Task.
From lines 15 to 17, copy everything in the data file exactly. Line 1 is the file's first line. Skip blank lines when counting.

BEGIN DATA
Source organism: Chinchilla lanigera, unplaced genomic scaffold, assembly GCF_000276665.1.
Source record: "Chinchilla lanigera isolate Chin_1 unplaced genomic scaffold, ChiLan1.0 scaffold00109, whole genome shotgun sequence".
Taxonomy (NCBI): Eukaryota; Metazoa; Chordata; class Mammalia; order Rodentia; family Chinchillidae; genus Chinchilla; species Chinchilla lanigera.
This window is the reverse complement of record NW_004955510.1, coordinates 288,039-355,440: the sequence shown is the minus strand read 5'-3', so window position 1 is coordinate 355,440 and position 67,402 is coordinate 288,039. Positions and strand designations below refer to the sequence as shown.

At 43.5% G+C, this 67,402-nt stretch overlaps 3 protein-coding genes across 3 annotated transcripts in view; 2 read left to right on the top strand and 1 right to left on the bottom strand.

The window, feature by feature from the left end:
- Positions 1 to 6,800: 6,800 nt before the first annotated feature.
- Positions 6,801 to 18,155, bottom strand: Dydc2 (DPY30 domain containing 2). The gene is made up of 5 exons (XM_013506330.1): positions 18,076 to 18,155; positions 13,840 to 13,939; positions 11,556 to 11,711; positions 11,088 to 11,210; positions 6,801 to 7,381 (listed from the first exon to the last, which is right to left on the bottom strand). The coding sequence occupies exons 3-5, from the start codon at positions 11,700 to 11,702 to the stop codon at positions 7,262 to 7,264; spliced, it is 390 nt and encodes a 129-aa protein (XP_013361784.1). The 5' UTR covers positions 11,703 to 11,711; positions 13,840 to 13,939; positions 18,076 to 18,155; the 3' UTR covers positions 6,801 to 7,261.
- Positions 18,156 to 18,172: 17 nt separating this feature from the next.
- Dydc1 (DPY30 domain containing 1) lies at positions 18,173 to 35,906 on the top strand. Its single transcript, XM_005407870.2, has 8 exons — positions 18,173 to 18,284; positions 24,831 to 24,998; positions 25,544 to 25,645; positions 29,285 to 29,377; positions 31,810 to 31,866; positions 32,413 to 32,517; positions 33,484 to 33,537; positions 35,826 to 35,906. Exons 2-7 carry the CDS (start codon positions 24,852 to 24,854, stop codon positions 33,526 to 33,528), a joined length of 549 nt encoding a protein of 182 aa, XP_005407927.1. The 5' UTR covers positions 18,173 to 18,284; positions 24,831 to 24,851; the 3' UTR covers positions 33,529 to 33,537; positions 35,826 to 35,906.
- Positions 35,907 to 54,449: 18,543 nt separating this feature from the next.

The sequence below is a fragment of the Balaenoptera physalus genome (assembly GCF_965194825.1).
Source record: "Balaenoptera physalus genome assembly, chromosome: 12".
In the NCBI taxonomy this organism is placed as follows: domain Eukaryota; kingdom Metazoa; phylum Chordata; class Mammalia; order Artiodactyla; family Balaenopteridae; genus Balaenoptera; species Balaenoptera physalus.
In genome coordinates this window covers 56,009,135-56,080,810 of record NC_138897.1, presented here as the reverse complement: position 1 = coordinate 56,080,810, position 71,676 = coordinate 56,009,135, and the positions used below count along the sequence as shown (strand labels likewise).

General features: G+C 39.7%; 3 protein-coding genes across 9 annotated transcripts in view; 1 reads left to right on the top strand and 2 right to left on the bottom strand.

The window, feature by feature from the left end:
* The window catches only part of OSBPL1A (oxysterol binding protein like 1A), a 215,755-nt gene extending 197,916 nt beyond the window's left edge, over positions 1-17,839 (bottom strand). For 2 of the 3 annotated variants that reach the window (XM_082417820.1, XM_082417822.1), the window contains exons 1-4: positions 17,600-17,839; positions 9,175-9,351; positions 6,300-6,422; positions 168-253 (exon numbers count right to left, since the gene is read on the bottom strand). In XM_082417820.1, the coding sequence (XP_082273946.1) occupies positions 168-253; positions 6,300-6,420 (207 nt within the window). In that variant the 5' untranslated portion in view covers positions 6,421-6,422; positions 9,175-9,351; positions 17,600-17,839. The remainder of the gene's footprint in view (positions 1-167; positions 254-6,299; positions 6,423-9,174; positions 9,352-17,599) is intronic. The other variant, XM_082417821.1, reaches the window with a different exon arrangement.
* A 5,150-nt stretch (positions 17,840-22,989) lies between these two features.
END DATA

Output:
In genome coordinates this window covers 56,009,135-56,080,810 of record NC_138897.1, presented here as the reverse complement: position 1 = coordinate 56,080,810, position 71,676 = coordinate 56,009,135, and the positions used below count along the sequence as shown (strand labels likewise).

General features: G+C 39.7%; 3 protein-coding genes across 9 annotated transcripts in view; 1 reads left to right on the top strand and 2 right to left on the bottom strand.

The window, feature by feature from the left end: